County approves new Steiner Ranch evacuation route over neighborhood opposition

By JACK CRAVER, Austin Monitor

The Travis County Commissioners Court voted unanimously Tuesday, July 9 to approve a new emergency route to help residents of Steiner Ranch escape the community in the event of wildfires.

The 900-foot road, known as Route B, will connect Flat Top Ranch Road to Montview Drive and will be a gated road that first responders can open in an emergency. County staff members plan for the road to be completed by summer 2021.

Unfortunately, the new decision upset another large group of residents in the nearby Montview and Hidden Valley neighborhoods. A dozen of them came to the Commissioners Court Tuesday to voice their opposition. They claimed to be blindsided by the new decision, argued that the new route would not be enough to evacuate all of the neighborhoods and pointed out that Route B will involve the county taking land from two property owners.

The approved plan was not the first choice of county transportation staff, who originally envisioned an everyday-use road, known as Route F, that would connect Flat Top Ranch to FM 620. But that proposal drew howls of protest from Steiner residents, who said a new road would disrupt the tranquility they seek in the Hill Country.

Route B was voted on by Travis County Commissioners on July 9, 2019.

While staff maintains that Route F is ultimately the best choice, the $7.2 million price tag prompted the county to recommend Route B, which will cost only an estimated $980,000.

One of the affected property owners, Ryan Haring, said he had purchased a lot with the intention of building a home and that the mother of his child had moved nearby so the child could live within walking distance of both parents. His conversations with county staff before buying the property led him to believe the county was unlikely to go forward with Route B, which runs through his property.

“I feel like most of this has been happening behind our backs,” he said.

The county will not have to acquire the entirety of both private lots, but will have to pay for whatever sections are necessary to build the road. If the property owners don’t want to sell, the county could acquire the land via eminent domain.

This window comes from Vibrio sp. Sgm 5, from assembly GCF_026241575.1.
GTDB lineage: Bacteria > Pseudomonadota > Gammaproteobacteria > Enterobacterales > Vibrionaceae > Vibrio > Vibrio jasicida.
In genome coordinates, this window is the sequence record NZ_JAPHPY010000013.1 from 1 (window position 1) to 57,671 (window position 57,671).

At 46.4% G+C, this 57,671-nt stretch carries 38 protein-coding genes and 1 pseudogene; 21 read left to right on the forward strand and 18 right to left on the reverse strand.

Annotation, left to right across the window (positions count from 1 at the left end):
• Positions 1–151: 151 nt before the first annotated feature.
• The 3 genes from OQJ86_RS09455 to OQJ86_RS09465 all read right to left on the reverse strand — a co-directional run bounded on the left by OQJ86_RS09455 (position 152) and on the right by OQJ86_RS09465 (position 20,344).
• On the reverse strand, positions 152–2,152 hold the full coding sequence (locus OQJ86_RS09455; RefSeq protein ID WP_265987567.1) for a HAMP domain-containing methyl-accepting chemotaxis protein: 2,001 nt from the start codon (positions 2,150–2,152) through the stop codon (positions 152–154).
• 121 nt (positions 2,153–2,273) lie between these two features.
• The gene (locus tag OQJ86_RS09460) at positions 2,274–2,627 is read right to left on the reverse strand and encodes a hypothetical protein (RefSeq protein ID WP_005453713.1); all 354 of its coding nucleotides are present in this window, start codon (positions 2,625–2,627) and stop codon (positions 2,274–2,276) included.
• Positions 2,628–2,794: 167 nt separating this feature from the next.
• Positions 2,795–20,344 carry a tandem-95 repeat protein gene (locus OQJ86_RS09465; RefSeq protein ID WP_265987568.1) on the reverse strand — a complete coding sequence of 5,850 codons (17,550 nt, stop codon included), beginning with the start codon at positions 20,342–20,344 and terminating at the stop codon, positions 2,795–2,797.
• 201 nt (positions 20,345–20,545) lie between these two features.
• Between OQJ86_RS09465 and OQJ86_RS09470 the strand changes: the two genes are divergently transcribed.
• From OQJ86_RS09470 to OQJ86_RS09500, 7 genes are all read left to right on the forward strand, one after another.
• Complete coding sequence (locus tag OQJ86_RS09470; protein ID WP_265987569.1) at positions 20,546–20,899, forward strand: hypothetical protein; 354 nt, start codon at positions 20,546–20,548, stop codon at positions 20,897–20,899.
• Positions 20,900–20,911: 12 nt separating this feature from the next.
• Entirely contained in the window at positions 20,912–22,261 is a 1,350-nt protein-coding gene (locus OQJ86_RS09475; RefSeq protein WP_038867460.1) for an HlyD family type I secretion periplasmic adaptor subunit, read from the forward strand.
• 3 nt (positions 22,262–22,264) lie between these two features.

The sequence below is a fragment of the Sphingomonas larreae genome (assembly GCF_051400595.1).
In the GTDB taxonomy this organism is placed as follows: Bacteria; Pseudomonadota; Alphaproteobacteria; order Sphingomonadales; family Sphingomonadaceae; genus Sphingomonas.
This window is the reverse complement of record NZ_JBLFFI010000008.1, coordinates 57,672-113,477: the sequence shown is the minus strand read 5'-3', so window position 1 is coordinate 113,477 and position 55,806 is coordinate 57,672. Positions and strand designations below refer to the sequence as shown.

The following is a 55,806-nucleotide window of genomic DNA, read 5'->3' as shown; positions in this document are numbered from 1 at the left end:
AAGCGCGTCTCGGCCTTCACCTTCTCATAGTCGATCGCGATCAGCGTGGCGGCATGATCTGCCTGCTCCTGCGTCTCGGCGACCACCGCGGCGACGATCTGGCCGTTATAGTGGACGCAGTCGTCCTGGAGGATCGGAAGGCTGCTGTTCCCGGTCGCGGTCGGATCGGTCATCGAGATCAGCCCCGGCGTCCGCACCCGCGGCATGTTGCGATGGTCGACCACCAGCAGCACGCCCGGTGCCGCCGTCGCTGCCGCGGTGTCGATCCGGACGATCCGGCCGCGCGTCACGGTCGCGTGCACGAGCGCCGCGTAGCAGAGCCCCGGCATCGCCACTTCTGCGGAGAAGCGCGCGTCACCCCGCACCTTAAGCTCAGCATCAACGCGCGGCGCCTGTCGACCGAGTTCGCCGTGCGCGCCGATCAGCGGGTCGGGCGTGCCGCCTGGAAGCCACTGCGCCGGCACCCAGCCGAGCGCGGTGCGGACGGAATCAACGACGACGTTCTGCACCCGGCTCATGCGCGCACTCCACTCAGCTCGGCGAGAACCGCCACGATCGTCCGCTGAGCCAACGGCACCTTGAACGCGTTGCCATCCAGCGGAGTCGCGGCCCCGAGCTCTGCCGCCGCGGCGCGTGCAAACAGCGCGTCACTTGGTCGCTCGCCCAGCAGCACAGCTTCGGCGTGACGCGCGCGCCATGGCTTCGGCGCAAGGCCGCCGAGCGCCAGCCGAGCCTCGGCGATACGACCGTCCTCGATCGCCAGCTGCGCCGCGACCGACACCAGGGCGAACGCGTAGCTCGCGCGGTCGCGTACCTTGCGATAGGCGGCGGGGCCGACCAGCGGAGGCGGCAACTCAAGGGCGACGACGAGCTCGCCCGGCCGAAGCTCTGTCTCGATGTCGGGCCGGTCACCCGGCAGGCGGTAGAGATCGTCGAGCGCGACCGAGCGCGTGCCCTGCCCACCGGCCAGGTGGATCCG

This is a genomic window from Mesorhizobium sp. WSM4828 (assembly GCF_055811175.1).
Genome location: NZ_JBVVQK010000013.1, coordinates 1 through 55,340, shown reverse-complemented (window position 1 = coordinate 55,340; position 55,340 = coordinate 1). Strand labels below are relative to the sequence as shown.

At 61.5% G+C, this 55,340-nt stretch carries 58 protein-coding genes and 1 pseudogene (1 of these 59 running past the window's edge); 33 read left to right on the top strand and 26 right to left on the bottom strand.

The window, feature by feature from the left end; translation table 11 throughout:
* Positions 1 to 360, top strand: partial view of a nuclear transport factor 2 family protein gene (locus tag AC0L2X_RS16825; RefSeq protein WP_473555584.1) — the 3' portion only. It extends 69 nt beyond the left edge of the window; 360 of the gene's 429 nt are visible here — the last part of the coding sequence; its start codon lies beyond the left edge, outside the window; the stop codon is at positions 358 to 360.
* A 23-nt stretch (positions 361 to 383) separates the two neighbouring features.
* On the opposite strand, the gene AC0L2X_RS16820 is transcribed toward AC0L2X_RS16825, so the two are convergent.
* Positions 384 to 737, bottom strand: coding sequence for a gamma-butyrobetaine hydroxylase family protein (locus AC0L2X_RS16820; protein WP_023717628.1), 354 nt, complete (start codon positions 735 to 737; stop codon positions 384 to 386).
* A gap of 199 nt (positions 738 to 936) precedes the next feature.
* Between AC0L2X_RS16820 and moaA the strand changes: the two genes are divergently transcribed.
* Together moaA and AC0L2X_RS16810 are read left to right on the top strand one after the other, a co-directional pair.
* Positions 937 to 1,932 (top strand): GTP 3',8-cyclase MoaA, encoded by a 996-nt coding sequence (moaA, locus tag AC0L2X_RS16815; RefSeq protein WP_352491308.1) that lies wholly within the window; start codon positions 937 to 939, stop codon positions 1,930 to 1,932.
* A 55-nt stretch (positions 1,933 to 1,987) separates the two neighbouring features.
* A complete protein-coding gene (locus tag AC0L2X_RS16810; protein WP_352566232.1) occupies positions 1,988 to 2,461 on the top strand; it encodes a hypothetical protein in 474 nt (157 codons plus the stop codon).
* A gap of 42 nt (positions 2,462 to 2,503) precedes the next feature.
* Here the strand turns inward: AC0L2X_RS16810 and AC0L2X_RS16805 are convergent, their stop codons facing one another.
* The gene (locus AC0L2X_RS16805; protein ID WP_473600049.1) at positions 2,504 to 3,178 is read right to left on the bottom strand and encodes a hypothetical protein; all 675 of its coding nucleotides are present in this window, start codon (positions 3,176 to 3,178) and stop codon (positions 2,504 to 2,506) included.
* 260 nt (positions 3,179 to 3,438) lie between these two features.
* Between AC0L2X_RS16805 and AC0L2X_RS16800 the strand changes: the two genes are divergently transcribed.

Jeff Witte, another resident, said he believed the county would be able to get the necessary funding from the Capital Area Metropolitan Planning Organization if it put enough pressure on the organization by mobilizing the support of residents.

Commissioner Brigid Shea, who represents the area, stressed that Route B would not become an everyday road and would only be used in emergencies. She asked staff whether it would be feasible to do Route F as a private, gated road but was informed that a private road would not be eligible for grant funding from CAMPO, which would require the county to foot the entire $7.2 million cost.

Shea acknowledged the “process wasn’t perfect,” but said that the county had to do something in anticipation of the types of wildfires that destroyed several homes in the community in 2011. Climate change is only making the area hotter, drier and more vulnerable to wildfire, she said.

County Judge Sarah Eckhardt sympathized with the residents’ frustrations, but stressed that no solution will make everyone happy.

Steiner Ranch, a master-planned community that was largely built in the early 2000s, was not responsibly planned and has necessitated “tremendous infrastructure investment” from the federal government and local governments, said Eckhardt. Despite that investment, it remains a “dangerous area to live in,” she said.

Eckhardt also bemoaned the lack of power granted to county governments by the state to regulate land use. Travis County should have been able to demand better emergency access planning for Steiner Ranch, but even today, with heightened risk of flooding and wildfires, Eckhardt said there is little the court can do to prevent a similar subdivision from being approved.

Photo by Air National Guard 1st Lt. Alicia Lacy.

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